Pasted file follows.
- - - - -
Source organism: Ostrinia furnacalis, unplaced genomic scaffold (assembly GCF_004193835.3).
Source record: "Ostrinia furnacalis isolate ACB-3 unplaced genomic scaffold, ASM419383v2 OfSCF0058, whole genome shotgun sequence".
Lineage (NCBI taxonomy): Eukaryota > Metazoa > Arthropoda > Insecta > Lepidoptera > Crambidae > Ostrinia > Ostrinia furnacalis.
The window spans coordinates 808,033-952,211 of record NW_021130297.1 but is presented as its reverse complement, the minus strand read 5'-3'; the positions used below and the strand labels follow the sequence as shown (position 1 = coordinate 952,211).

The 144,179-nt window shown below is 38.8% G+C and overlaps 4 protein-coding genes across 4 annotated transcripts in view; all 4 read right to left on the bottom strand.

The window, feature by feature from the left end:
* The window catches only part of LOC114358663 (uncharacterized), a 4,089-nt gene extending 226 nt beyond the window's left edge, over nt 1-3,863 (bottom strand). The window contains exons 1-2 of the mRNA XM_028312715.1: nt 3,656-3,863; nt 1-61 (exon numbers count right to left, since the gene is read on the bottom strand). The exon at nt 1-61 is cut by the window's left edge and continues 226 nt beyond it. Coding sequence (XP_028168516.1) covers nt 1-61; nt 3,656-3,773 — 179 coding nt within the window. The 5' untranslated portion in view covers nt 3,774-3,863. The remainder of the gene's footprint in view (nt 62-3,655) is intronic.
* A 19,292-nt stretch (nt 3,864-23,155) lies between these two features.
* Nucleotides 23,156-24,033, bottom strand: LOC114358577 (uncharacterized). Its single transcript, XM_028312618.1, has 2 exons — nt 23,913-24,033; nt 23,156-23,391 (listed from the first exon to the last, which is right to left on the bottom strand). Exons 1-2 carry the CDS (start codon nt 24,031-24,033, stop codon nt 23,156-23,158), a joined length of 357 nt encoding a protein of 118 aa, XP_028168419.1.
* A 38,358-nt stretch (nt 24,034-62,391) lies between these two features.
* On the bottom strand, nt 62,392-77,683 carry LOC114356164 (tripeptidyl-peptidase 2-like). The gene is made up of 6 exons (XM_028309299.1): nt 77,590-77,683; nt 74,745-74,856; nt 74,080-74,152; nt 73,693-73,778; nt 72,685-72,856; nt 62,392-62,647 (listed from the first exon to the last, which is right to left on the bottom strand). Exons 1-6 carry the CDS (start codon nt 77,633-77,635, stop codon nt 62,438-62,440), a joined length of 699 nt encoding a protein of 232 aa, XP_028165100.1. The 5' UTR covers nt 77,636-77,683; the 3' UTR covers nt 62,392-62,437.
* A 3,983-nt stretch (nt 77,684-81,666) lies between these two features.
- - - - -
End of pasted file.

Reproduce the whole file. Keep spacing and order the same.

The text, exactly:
Source organism: Ostrinia furnacalis, unplaced genomic scaffold (assembly GCF_004193835.3).
Source record: "Ostrinia furnacalis isolate ACB-3 unplaced genomic scaffold, ASM419383v2 OfSCF0058, whole genome shotgun sequence".
Lineage (NCBI taxonomy): Eukaryota > Metazoa > Arthropoda > Insecta > Lepidoptera > Crambidae > Ostrinia > Ostrinia furnacalis.
The window spans coordinates 808,033-952,211 of record NW_021130297.1 but is presented as its reverse complement, the minus strand read 5'-3'; the positions used below and the strand labels follow the sequence as shown (position 1 = coordinate 952,211).

The 144,179-nt window shown below is 38.8% G+C and overlaps 4 protein-coding genes across 4 annotated transcripts in view; all 4 read right to left on the bottom strand.

The window, feature by feature from the left end:
* The window catches only part of LOC114358663 (uncharacterized), a 4,089-nt gene extending 226 nt beyond the window's left edge, over nt 1-3,863 (bottom strand). The window contains exons 1-2 of the mRNA XM_028312715.1: nt 3,656-3,863; nt 1-61 (exon numbers count right to left, since the gene is read on the bottom strand). The exon at nt 1-61 is cut by the window's left edge and continues 226 nt beyond it. Coding sequence (XP_028168516.1) covers nt 1-61; nt 3,656-3,773 — 179 coding nt within the window. The 5' untranslated portion in view covers nt 3,774-3,863. The remainder of the gene's footprint in view (nt 62-3,655) is intronic.
* A 19,292-nt stretch (nt 3,864-23,155) lies between these two features.
* Nucleotides 23,156-24,033, bottom strand: LOC114358577 (uncharacterized). Its single transcript, XM_028312618.1, has 2 exons — nt 23,913-24,033; nt 23,156-23,391 (listed from the first exon to the last, which is right to left on the bottom strand). Exons 1-2 carry the CDS (start codon nt 24,031-24,033, stop codon nt 23,156-23,158), a joined length of 357 nt encoding a protein of 118 aa, XP_028168419.1.
* A 38,358-nt stretch (nt 24,034-62,391) lies between these two features.
* On the bottom strand, nt 62,392-77,683 carry LOC114356164 (tripeptidyl-peptidase 2-like). The gene is made up of 6 exons (XM_028309299.1): nt 77,590-77,683; nt 74,745-74,856; nt 74,080-74,152; nt 73,693-73,778; nt 72,685-72,856; nt 62,392-62,647 (listed from the first exon to the last, which is right to left on the bottom strand). Exons 1-6 carry the CDS (start codon nt 77,633-77,635, stop codon nt 62,438-62,440), a joined length of 699 nt encoding a protein of 232 aa, XP_028165100.1. The 5' UTR covers nt 77,636-77,683; the 3' UTR covers nt 62,392-62,437.
* A 3,983-nt stretch (nt 77,684-81,666) lies between these two features.